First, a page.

Monday, November 12, 2018

Quick Note on Present Conditions

Personal circumstances do not allow me to flood your inbox as I typically do during volatile periods, however I was able to perform our weekly macro analysis over the weekend.

Quote of the Day: 'Maybe' A Silver Lining

Stock index futures were in good shape this morning (Dow future up triple digits) until this showed up in the Wall Street Journal (Dow future down triple digits):

Saturday, November 10, 2018

This Week's Message: A strong finish is in the historical cards, but there's this issue...

History favors the odds of a strong 6 weeks to come, particularly in that this is an election year. 2018, however, has an issue coming to a head that can -- good or bad -- make its year-end one to remember...



Save for communications, and despite Friday's ugly session, every major sector made up some technical ground last week, which makes sense given the unsurprising mid-term election results and the -- until yesterday -- somewhat friendlier rhetoric around foreign trade.

If you followed, and, worse yet, believed the financial headlines over the course of Friday's trading session you might've gone from feeling concern over a heating economy (the producer price index [reported 5:30 a.m. pt] was way hotter than economists expected) and, therefore, Fed rate hikes galore, to, by the afternoon, all out angst over a weakening global economy, as that then became the reason du jour.

Frankly, in my view, both narratives essentially focus on the cart, while ignoring the elephant-sized horse pulling it along. 

While I'm certainly not the only observer who sees the present core issue as being the U.S./China trade dispute, for whatever reason it pretty much remains, again, the elephant in the room that folks who should know better seem content to tiptoe around. And as my metaphors suggest, if indeed inflation and global growth are legitimate worries (they indeed are), well, you might imagine how a protracted trade war can only make matters worse. Much worse!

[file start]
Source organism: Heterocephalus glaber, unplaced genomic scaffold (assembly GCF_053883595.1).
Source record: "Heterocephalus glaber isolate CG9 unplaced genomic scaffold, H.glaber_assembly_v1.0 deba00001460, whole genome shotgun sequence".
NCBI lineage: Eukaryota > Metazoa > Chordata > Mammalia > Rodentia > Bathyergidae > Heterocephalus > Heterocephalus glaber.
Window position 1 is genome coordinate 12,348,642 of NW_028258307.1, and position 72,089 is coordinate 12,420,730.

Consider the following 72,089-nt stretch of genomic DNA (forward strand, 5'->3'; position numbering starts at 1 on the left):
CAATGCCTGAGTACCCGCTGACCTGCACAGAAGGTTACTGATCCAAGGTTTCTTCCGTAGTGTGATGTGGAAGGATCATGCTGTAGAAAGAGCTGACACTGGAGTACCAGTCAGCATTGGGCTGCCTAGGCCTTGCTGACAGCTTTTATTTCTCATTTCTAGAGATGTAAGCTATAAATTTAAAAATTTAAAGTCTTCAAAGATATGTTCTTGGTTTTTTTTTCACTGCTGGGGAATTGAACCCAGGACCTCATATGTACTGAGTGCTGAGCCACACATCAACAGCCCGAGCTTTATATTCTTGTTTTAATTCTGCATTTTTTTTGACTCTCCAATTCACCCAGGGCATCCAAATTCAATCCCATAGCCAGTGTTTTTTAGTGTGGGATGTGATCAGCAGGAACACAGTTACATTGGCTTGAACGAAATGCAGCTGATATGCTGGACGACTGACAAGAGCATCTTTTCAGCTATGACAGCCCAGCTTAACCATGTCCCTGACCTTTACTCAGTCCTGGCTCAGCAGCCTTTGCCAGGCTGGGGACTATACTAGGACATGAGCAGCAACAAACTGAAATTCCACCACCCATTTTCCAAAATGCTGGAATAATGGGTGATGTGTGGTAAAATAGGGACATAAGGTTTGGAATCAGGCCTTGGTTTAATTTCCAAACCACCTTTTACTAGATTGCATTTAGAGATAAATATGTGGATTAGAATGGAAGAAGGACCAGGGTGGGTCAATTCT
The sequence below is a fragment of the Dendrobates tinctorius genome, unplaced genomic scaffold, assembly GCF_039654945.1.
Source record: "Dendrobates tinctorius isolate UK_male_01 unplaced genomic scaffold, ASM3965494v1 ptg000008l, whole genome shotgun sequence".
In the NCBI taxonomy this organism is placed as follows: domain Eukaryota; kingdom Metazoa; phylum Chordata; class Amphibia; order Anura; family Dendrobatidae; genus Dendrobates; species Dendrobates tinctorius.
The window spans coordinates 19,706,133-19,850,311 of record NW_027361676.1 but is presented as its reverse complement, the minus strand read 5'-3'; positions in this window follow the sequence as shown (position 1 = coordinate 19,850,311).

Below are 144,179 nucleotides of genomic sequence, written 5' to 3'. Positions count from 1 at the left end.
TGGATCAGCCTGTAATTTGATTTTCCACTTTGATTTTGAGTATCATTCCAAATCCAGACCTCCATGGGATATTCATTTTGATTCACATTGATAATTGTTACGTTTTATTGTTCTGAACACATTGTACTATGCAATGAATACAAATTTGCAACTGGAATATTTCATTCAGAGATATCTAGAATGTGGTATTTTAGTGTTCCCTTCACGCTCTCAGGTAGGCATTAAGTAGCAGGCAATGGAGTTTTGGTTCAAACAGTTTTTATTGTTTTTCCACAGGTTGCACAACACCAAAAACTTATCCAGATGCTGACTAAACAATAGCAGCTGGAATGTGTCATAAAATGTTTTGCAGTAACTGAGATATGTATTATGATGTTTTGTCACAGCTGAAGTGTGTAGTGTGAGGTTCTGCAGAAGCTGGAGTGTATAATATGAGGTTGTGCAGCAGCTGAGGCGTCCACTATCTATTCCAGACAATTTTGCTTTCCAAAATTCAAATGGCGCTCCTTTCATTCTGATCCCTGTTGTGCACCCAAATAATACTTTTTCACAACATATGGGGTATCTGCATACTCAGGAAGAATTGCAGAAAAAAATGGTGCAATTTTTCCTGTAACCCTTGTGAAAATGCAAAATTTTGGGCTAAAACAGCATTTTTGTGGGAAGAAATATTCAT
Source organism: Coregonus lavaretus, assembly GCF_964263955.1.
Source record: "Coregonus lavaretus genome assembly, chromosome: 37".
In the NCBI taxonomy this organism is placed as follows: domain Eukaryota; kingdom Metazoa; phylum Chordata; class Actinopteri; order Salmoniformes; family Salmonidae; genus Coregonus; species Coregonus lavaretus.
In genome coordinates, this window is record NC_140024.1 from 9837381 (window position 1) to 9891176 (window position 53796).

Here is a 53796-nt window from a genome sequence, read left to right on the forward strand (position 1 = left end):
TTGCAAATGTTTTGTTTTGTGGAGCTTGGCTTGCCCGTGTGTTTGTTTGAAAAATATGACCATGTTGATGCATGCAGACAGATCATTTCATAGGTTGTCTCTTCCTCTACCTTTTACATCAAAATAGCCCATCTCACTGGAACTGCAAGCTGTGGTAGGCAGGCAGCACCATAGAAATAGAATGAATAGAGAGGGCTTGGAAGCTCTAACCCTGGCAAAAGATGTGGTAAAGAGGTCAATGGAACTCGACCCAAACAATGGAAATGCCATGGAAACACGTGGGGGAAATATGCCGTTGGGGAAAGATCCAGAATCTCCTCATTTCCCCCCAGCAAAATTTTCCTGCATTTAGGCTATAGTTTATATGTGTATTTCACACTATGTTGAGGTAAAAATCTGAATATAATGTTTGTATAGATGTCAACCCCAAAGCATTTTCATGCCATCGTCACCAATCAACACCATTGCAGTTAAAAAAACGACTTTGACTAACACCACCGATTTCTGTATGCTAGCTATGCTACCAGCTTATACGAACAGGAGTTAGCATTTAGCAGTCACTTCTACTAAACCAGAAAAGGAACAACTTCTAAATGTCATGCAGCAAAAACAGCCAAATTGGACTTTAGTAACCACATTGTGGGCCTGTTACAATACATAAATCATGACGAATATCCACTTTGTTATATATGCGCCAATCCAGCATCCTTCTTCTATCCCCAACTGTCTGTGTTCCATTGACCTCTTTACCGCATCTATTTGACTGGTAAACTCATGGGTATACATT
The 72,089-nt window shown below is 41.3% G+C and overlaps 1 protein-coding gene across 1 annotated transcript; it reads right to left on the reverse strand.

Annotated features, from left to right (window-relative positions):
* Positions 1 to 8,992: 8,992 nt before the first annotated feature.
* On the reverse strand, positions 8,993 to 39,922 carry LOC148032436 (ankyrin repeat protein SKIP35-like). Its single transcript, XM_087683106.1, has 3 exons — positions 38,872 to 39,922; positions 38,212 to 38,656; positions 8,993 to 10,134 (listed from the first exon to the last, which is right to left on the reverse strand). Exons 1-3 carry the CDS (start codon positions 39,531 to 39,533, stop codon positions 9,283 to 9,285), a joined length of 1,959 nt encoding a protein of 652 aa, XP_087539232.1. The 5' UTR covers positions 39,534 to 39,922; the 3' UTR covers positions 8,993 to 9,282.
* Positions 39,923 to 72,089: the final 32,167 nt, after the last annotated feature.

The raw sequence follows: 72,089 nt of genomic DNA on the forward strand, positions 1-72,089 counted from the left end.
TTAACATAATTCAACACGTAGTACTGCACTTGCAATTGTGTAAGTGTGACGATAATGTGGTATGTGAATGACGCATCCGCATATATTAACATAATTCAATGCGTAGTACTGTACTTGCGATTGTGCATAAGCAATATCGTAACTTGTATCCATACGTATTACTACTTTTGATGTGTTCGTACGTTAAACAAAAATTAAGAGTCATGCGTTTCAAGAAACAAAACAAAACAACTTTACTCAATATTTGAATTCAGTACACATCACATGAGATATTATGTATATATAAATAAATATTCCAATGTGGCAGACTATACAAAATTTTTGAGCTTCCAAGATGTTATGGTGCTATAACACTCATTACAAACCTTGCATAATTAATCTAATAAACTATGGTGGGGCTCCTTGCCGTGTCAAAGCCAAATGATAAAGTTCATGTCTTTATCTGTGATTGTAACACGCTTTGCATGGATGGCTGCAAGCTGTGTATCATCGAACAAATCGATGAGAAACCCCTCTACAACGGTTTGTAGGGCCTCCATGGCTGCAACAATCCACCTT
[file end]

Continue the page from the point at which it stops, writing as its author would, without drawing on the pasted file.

As for Friday morning’s rhetoric, White House trade adviser Peter Navarro made the rounds, fielding questions on the latest U.S./China trade developments. Two headlines summed up his message:
"White House Trade Adviser Navarro Says China Deal Will Be On Trump's Terms, Not Wall Street's"
And:
"Peter Navarro Blasts China and Wall Street Globalists"
Of course his statements exacerbated an already weak trading session.

I think Peter's a bit peeved at a market that he clearly does not understand. Here's me quoting him, and exposing his naiveté, in my March 20th blog post:
“I don’t think there’s anybody on Wall Street that will oppose cracking down on China’s theft of our intellectual property.”
Wanna bet, Peter?
Honestly, I agree with the sentiment of his March statement; let's crack down on intellectual property theft, but let's not do it by implementing an asinine (tariff) scheme that history has proven over and over again hurts the U.S. economy at every conceivable rung!

As for Friday's outbursts, well, okay, the China deal will be on the President's, not Wall Street's, terms, but make no mistake my dear friends, Wall Street will judge it based on what it portends for the economy. And as we've learned over the years, nothing can lay waste to a political career like a weak economy and a bear market in stocks.